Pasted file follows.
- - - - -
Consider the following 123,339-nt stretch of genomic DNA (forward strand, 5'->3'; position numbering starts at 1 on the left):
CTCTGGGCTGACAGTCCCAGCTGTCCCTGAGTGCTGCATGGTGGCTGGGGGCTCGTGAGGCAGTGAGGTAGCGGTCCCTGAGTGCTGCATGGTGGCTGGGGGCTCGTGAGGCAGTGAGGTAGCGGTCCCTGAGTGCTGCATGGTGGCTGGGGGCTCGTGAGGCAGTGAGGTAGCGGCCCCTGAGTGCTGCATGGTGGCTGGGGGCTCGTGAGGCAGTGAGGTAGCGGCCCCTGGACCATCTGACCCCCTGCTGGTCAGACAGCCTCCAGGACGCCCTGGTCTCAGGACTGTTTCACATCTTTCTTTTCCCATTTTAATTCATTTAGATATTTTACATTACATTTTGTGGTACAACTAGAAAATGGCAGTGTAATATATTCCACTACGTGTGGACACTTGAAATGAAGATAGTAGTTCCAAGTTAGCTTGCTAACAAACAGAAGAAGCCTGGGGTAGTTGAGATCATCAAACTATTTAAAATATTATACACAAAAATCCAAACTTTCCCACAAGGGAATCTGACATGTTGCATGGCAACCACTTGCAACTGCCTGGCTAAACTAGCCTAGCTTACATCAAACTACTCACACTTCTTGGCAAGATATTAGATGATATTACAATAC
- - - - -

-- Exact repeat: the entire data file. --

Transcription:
Consider the following 123,339-nt stretch of genomic DNA (forward strand, 5'->3'; position numbering starts at 1 on the left):
CTCTGGGCTGACAGTCCCAGCTGTCCCTGAGTGCTGCATGGTGGCTGGGGGCTCGTGAGGCAGTGAGGTAGCGGTCCCTGAGTGCTGCATGGTGGCTGGGGGCTCGTGAGGCAGTGAGGTAGCGGTCCCTGAGTGCTGCATGGTGGCTGGGGGCTCGTGAGGCAGTGAGGTAGCGGCCCCTGAGTGCTGCATGGTGGCTGGGGGCTCGTGAGGCAGTGAGGTAGCGGCCCCTGGACCATCTGACCCCCTGCTGGTCAGACAGCCTCCAGGACGCCCTGGTCTCAGGACTGTTTCACATCTTTCTTTTCCCATTTTAATTCATTTAGATATTTTACATTACATTTTGTGGTACAACTAGAAAATGGCAGTGTAATATATTCCACTACGTGTGGACACTTGAAATGAAGATAGTAGTTCCAAGTTAGCTTGCTAACAAACAGAAGAAGCCTGGGGTAGTTGAGATCATCAAACTATTTAAAATATTATACACAAAAATCCAAACTTTCCCACAAGGGAATCTGACATGTTGCATGGCAACCACTTGCAACTGCCTGGCTAAACTAGCCTAGCTTACATCAAACTACTCACACTTCTTGGCAAGATATTAGATGATATTACAATAC